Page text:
Sincere Faith: A Daughter’s Reflections for Mother’s Day

Like most holidays, Mother’s Day can be complicated. There are a million different reasons that Mother’s Day can hurt–from a lack of celebration or acknowledgement to infertility to the loss of a child or your own mother, unmet expectations are often amplified on the second Sunday in May. As someone who felt this ache on more than one occasion, this article that gives voice to some of the pain has always been helpful.

There is another type of unmet expectation, though, that can be especially painful on Mother’s Day. It’s the expectation of perfection that many moms can put on themselves. A friend of mine who recently became a new mother told me of her own struggles in this department, “I’m just afraid I’m going to do something wrong and ruin her.  I didn’t have parents who knew the Lord.  I don’t know what this is supposed to look like.”  Even as she spoke, I started to feel anxious and overwhelmed by the “bigness” of a job I know I fail at daily. It caused me to think about my own mom and one of the most important things she modeled to me.

When I think about my mom, I could write about the way she looks to the interest of others before her own.  The way she fed the neighborhood I grew up in or the way she lovingly taught Kindergartners and encouraged their families for over thirty years.  I could write of the way she’s sacrificed so much for each of her three children.  The way braces came before a new kitchen floor, clean uniforms came before sleep, truthful words filled with grace came before her own comfort. I could tell you many beautiful true stories about the person whose life has impacted my own more than any other, but today I’m not going to do that. Instead, I’m choosing to tell you what I love the most about my mother and what made her faith in the Gospel most attractive to me as a pair of watching eyes.  Today I’m going to tell you that my mom is not perfect.

I don’t mean this in a “throw-you-under-the-bus” kind of way. What I mean is that I think, particularly inside of Christian circles, there is a great deal of pressure to perform, to be the ideal, to be “perfect.”  I think sometimes we overcomplicate what kids actually need. We wear a checklist a mile long comparing it to those around us knowing that if we fail to tick just one of the boxes, life as we know it will be over. Instead of believing that salvation is of the Lord we think we are the ones in control of that part too. Rather than stewarding what God has given us to the best of our abilities, we try to play God and quickly bump up against our own finite brokenness. The truth is, though, that this place of brokenness is what made my mom and her faith compelling. They were compelling because they were real.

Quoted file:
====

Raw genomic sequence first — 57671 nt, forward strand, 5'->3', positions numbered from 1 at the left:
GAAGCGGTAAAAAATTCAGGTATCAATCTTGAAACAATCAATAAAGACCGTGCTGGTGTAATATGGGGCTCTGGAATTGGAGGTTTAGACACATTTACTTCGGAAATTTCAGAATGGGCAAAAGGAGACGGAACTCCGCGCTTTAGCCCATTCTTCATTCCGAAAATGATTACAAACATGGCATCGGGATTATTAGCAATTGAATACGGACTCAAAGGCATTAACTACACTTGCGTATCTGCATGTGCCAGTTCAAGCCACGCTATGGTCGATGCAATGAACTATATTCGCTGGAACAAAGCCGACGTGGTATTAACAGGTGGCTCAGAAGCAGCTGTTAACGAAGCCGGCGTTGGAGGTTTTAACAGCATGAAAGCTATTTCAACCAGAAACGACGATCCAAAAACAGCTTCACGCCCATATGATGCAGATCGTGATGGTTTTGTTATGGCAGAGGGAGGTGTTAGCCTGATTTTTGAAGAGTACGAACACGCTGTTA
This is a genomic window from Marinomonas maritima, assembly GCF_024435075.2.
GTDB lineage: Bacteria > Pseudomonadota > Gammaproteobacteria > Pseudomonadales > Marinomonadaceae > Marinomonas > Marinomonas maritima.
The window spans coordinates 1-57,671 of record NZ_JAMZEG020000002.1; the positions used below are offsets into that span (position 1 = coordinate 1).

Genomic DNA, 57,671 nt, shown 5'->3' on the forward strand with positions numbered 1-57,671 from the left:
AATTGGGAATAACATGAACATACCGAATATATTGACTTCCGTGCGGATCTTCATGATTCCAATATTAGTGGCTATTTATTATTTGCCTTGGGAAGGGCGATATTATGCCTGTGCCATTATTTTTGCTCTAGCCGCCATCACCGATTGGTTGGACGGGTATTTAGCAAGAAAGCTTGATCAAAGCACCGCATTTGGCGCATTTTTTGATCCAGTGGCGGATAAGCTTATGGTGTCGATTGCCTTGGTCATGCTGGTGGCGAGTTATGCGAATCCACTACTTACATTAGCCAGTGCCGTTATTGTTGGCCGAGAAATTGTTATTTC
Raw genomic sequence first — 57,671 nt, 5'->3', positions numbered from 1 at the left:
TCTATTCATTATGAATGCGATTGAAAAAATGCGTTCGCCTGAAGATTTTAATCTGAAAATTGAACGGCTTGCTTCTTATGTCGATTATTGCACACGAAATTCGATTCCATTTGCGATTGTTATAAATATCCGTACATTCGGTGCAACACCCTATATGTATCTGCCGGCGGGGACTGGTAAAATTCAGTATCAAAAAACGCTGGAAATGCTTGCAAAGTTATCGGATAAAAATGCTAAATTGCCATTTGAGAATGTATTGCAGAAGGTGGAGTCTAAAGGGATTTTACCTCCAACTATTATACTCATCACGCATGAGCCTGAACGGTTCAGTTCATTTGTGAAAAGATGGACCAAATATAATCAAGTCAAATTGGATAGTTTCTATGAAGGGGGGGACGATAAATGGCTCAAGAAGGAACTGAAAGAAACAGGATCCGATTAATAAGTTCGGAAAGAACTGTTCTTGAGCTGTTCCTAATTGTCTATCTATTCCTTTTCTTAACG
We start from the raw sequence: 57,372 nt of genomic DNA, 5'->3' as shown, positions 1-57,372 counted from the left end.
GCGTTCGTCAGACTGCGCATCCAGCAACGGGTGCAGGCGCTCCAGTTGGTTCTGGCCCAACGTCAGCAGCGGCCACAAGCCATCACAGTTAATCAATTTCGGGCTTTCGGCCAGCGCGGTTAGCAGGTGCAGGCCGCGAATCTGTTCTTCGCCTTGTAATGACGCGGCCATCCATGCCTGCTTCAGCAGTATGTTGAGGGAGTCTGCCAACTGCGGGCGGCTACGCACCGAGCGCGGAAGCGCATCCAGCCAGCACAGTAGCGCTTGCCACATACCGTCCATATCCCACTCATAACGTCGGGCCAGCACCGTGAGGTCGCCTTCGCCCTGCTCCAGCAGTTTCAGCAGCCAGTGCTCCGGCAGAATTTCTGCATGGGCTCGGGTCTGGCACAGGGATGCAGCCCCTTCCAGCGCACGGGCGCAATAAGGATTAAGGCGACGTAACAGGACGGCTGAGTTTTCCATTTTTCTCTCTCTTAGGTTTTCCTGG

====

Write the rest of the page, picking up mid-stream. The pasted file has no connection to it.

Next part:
Real as in messy, two-steps forward and one step back. Real as in not perfect, and not pretending to be either.  Real as in asking questions and when necessary, asking for forgiveness.  Real as in a process that won’t be complete this side of heaven.  Real as in not just Sunday mornings, but Friday nights and everywhere in between.

In 2 Timothy 1:3-5, Paul writes of this type of faith.

“I thank God, whom I serve, as my ancestors did, with a clear conscience, as night and day I constantly remember you in my prayers.  Recalling your tears, I long to see you, so that I may be filled with joy.  I am reminded of your sincere faith, which first lived in your grandmother Lois and in your mother Eunice and, I am persuaded, now lives in you also.”

When Paul writes of the generational faith of Lois, Eunice, and Timothy he doesn’t use the word perfect.  Instead, he uses the word sincere.  Take a look at the “Faith Hall of Fame” in Hebrews 11 and contrast it to the stories of the people you find in in the Old Testament, and you’ll find the same thing.  Faith filled with mistakes, flaws, and sins, but sincere faith that impacts future generations nonetheless.

Growing up, I didn’t always understand it nor did I always appreciate it, but what gave my mom’s voice and her faith credibility wasn’t her perfection, but the way she handled her imperfection. It was the way she came and apologized to me for occasionally losing her temper, the way she made it clear she was a sinner in need of grace just like me.  It was the way my mom shed tears and asked questions as she prayed with me amidst a heart-breaking situation as a teen.  It was the way even in injury, illness, and tragedy she grieved, but not as someone without hope.  It was the way she approached her God not just with reverence, but with honesty, that let me know I could do the same.

From this daughter’s perspective, leaving a legacy of faith has more to do with sincerity than perfection.  More to do with being real, than being religious.

Happy Mother’s Day.

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